This issue of the ESA Bulletin takes an in-depth look at the Venus Express mission. The successful launch, the mission, the spacecraft, the science return, as well as the ground segment and mission operations are featured.
Published: 15 November 2005

The Venus Entry Probe study is one of the European Space Agency's (ESA) technology reference studies. It aims to identify; the technologies required to develop a low-cost, science-driven mission for in-situ exploration of the atmosphere of Venus, and the philosophy that can be adopted. The mission includes a science gathering spacecraft in an elliptical polar Venus orbit, a relay satellite in highly elliptical Venus orbit, and an atmospheric entry probe delivering a long duration aerobot (aerial robot) which will drop several microprobes during its operational phase.

The atmospheric entry sequence is initiated at 120 km altitude and an entry velocity of 9.8 kms-1. Once the velocity has reduced to 15 ms-1 the aerobot is deployed. This consists of a gondola and balloon and has a floating mass of 32 kg (which includes 8 kg of science instruments and microprobes). To avoid Venus' crushing surface pressure and high temperature an equilibrium float altitude of around 55 km has been baselined. The aerobot will circumnavigate Venus several times over a 15-22 lifetime analysing the Venusian middle cloud layer. Science data will be returned at 2.5 kbps over the mission duration. At scientifically interesting locations 15 drop-sondes will be released.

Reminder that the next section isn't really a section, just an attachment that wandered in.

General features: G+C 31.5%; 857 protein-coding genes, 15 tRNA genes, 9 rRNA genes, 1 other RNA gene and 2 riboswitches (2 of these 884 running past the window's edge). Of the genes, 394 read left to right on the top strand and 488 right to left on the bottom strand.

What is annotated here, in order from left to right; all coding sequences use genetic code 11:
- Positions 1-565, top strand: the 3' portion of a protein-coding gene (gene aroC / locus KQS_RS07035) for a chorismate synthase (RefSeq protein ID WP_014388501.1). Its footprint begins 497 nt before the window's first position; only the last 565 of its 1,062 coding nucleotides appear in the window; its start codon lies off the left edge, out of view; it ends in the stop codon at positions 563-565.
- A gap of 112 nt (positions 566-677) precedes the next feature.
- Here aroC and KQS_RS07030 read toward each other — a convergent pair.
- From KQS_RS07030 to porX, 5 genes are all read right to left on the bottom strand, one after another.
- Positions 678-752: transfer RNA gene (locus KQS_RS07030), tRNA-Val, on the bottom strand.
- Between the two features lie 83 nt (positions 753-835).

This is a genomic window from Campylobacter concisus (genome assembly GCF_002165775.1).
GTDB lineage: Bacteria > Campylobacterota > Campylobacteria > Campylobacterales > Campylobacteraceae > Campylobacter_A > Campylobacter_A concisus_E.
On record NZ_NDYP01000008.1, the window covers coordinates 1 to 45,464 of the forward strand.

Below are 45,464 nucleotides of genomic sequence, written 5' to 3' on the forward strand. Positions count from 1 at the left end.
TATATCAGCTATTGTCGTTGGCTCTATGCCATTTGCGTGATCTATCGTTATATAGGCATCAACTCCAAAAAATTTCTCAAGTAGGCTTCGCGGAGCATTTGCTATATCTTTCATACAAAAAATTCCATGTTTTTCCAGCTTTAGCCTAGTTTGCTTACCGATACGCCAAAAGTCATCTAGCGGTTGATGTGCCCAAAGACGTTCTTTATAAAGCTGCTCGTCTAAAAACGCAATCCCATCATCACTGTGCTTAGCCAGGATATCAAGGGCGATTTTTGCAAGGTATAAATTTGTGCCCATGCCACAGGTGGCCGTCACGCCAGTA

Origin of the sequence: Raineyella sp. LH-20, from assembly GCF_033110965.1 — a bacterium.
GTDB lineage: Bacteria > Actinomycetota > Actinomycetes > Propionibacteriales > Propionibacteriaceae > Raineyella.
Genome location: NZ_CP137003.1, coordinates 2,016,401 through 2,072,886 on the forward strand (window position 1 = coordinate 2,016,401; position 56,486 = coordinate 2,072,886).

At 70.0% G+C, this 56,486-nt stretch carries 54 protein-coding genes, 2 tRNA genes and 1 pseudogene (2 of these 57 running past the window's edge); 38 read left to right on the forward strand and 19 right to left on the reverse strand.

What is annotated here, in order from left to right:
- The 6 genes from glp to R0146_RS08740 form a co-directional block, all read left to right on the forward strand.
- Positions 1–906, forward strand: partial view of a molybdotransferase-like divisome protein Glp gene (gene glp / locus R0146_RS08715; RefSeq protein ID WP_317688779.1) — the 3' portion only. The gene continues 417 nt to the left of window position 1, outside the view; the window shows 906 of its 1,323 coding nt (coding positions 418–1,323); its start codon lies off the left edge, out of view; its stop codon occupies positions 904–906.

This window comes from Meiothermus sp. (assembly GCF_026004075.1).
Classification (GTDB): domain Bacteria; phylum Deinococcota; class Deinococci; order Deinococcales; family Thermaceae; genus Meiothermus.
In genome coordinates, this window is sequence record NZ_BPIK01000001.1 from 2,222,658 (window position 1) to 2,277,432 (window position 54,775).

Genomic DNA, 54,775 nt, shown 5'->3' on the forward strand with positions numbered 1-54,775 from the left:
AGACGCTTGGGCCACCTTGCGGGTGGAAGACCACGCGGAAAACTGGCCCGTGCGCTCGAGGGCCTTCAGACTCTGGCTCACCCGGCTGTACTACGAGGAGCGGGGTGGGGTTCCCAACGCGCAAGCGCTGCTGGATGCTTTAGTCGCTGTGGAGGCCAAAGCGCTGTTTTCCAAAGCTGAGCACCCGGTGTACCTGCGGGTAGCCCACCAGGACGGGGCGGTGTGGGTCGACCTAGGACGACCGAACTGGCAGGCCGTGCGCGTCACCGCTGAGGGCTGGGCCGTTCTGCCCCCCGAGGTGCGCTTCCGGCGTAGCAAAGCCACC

This paper focuses on the final mission design with particular emphasis on system level trade-offs including the balloon and pressurisation system, communications architecture, power system, design for mission lifetime in a hostile and acidic environment. It discusses the system design, design drivers and presents an overview of the innovative mission-enabling and mission-enhancing technologies.

Published: 22 October 2005
23-May-2024 22:37 UT

ShortUrl Portlet

Shortcut URL